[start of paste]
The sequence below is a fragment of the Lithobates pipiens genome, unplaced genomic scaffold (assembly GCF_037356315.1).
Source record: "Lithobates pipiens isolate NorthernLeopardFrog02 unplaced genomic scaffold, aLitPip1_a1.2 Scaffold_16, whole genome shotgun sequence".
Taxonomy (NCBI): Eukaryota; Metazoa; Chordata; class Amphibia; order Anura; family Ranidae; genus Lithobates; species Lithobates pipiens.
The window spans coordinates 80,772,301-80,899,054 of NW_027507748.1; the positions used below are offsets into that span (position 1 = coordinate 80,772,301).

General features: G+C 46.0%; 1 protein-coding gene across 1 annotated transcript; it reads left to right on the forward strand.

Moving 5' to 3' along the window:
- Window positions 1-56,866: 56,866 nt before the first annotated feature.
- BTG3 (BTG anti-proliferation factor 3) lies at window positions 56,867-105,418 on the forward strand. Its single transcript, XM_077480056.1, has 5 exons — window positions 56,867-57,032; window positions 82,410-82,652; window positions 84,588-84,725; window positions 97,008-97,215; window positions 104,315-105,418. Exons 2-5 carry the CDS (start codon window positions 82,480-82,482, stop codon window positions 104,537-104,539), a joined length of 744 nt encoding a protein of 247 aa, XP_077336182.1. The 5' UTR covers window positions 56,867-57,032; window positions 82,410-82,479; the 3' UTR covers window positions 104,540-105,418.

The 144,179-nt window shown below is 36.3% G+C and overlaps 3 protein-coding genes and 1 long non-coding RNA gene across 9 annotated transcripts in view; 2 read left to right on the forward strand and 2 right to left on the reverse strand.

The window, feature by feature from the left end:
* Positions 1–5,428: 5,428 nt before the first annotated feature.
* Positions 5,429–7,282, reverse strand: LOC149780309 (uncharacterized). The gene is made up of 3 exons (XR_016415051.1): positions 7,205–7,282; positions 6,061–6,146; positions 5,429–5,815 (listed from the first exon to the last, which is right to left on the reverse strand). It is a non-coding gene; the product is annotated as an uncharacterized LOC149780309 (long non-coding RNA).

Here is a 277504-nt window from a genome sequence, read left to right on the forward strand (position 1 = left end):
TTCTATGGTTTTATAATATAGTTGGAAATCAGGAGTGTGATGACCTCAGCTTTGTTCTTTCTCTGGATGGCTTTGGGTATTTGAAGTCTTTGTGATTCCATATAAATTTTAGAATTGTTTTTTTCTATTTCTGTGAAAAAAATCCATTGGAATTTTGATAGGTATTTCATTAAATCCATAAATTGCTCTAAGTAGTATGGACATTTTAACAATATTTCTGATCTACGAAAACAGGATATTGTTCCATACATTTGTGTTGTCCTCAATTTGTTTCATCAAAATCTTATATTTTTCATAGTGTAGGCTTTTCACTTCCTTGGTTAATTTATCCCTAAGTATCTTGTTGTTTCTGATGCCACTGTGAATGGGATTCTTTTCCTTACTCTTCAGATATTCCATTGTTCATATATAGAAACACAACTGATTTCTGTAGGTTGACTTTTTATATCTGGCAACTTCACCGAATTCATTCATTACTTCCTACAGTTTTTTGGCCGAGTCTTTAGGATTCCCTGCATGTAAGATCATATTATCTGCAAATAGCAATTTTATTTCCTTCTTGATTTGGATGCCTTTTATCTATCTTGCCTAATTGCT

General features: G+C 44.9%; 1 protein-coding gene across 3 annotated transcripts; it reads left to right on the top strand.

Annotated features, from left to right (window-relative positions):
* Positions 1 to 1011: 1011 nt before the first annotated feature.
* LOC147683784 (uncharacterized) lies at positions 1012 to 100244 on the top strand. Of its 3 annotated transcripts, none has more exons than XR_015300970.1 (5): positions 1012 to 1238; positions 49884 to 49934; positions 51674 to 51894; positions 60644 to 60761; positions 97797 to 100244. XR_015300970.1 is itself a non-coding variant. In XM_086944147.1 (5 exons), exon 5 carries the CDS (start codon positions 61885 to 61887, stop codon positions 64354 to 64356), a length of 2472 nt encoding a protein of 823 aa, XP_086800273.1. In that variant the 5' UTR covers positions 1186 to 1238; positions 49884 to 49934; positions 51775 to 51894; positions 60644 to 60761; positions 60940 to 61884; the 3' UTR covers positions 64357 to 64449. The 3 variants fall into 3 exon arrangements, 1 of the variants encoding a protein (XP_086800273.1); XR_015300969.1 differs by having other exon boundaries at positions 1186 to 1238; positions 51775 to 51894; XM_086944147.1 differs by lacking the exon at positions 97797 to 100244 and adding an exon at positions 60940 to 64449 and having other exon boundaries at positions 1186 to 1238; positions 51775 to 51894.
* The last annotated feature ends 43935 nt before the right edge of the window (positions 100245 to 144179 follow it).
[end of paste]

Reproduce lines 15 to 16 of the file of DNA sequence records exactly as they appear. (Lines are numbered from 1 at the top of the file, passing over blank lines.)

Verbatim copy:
General features: G+C 44.9%; 1 protein-coding gene across 3 annotated transcripts; it reads left to right on the top strand.

Annotated features, from left to right (window-relative positions):